Racial Anxiety: What No One Is Talking About 

Racial Anxiety: What No One Is Talking About 

Let’s go back to 2014, when unarmed Michael Brown was brutally murdered by police officers in Ferguson, Missouri. In 2015, unarmed Walter Scott was shot in the back and killed as he fled from the police on foot. In 2016, registered gun owner Philando Castile informed police that his gun was in his car prior to being shot and killed by Minnesota police officers. In 2018, two black Oakland, California residents set up a barbecue cookout on public grounds only to have the police called on them by a white resident. At Yale University, Lolade Siyonbola had the police called on her for taking a nap in her dorm’s common room. These cases are far more common than they should be and they have lasting consequences.

These events and many, many more have led to a form of anxiety that most people aren’t familiar with. Racial anxiety refers to heightened levels of stress and emotions that we confront when interacting with people of other races. But racial anxiety isn’t a new phenomenon. Black people, in particular, have been suffering from racial anxiety since the Atlantic Slave Trade. It’s only recently that white people have felt the effects too. While black people fear they’ll be the subject of discrimination and hostility, white people, on the other hand, worry that they’ll be assumed to be racist. It’s a double-edged sword that has everyone tiptoeing around each other. Racial anxiety leads to implicit biases, or thoughts or feelings we’re unaware of that lead to a preference or aversion toward a person or category of people. Yep, y’all know exactly what I’m talking about. Implicit biases affect us at school, work, the doctor, the grocery store, everywhere. Implicit biases affect every aspect of our lives. 

So, what’s currently being done about racial anxiety, if anything? Efforts to increase diversity and inclusion have recently become a subject of importance in American schools and workplaces. More people of color are being accepted into majority white professions and schools. Diversity and inclusion kills two birds with one stone. It increases the representation of people of color and other marginalized groups whilst also increasing the opportunity for positive interracial contact. It’s this contact that challenges implicit biases and (hopefully) leads to a decrease in stereotypes and racial anxiety.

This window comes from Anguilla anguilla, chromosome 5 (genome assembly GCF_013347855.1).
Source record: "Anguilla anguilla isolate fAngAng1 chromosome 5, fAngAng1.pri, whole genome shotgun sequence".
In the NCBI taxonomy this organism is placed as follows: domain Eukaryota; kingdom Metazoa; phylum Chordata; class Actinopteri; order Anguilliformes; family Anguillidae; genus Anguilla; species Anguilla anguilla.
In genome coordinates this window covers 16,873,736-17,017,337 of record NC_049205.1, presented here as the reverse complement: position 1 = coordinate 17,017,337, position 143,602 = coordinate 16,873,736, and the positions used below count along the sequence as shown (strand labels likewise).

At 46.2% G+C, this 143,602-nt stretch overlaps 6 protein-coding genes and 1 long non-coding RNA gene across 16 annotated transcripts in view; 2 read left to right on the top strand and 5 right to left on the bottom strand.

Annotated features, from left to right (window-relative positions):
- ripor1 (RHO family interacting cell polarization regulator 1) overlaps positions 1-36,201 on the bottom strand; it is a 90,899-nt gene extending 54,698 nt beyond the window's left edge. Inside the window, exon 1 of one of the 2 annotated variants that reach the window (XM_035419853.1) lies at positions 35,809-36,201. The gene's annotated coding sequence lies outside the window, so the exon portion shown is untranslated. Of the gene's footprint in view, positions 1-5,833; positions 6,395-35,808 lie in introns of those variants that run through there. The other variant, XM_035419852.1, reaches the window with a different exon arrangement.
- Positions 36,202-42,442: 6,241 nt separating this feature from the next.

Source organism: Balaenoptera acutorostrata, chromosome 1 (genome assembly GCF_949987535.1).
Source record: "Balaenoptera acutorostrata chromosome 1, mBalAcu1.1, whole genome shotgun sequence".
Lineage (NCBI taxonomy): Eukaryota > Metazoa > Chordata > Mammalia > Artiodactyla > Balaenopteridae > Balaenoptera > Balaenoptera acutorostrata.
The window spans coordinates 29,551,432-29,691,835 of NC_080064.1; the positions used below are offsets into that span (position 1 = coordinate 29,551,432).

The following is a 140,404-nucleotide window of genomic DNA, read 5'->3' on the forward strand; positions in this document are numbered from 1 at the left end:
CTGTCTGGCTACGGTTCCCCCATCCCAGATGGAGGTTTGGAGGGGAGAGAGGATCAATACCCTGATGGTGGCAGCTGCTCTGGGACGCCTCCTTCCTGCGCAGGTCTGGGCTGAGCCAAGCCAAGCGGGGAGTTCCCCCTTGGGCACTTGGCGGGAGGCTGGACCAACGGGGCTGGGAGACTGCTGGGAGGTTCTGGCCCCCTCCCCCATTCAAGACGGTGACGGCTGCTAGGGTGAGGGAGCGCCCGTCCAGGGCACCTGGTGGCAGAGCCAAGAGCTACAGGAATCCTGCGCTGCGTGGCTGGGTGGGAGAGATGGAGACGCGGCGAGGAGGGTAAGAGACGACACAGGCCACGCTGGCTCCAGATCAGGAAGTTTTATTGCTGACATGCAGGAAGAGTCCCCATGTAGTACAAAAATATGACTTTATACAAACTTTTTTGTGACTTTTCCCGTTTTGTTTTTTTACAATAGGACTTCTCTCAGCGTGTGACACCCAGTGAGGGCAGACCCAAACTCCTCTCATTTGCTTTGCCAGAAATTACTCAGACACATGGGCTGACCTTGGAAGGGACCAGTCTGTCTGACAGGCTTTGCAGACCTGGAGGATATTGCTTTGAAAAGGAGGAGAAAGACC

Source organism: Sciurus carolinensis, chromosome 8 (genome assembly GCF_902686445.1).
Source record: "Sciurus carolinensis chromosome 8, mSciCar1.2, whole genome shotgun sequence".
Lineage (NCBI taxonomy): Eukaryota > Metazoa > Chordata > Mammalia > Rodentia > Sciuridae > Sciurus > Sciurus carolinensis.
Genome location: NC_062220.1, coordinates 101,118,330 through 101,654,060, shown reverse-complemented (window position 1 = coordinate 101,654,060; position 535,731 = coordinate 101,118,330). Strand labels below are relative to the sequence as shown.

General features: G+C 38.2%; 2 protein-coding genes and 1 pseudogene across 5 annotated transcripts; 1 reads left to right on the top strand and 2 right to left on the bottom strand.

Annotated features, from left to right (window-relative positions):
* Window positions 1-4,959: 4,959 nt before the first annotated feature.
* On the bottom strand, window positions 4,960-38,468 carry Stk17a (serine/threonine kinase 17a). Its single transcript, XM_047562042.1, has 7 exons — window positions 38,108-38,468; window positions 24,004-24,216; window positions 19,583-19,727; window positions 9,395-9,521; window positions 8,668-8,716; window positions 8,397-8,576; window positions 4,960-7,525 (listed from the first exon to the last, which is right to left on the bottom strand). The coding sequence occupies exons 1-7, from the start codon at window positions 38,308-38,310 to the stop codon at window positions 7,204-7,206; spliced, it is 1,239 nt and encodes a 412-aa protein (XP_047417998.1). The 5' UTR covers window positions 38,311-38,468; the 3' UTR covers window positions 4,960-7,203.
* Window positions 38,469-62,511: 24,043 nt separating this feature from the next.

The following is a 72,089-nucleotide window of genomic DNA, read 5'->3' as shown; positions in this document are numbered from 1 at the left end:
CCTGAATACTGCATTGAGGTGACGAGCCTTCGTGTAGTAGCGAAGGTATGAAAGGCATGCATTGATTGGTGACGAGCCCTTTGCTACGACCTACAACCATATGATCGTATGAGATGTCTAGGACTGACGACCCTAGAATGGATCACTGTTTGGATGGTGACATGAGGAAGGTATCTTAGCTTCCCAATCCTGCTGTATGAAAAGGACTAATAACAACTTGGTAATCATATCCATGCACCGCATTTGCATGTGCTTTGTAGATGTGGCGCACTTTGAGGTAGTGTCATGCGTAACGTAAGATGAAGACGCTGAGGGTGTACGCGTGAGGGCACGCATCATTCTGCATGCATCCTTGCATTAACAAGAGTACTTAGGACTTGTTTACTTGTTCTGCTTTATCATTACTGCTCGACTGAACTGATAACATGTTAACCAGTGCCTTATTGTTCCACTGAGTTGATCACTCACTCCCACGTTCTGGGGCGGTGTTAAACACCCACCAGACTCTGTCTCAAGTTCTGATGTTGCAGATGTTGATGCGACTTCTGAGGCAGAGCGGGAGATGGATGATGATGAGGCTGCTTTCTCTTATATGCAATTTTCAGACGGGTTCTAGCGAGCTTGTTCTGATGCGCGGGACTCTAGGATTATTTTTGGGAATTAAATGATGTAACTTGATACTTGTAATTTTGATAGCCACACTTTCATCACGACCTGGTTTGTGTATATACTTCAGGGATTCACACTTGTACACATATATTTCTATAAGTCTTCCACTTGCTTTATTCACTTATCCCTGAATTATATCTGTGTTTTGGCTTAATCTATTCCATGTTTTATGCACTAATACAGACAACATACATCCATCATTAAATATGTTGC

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It’s also important to note that the exposure of police brutality and discrimination toward black people contributes to racial anxiety. Yes, we should be aware of what’s going on in this country, but it’s okay to tune out sometimes. Take a break from the news. Focus on something positive going on in your community. Dealing with constant exposure to racism and discrimination targeted toward your own community doesn’t just cause anxiety, it can also cause stress and hopelessness. 

Lastly, we accomplish nothing by avoiding the tough conversations. We can help combat racial anxiety by addressing the real life effects of implicit bias. Try to speak up when you experience microaggressions. Correct the person that made assumptions about you because of a negative stereotype. It’s hard, it’s not fair, it’s exhausting, and it sucks sometimes, but it’s necessary. 

Keep the hope for positive race relations alive. This country has centuries of unlearning and restructuring to do. The progress is slow, but it’s happening. Be open-minded, be firm, be strong, be loving, and be tough when needed. We will get there one day. 

Zoe is a graduate student from Houston currently obtaining her Masters of Science in Clinical Mental Health Counseling at The University of Texas at San Antonio. She is very passionate about mental health and wellness and is an advocate for self-care and therapy. Zoe believes that all people should invest in their mental health and that we become our best selves from the inside out. You can see more of her work at thelifetherapist.org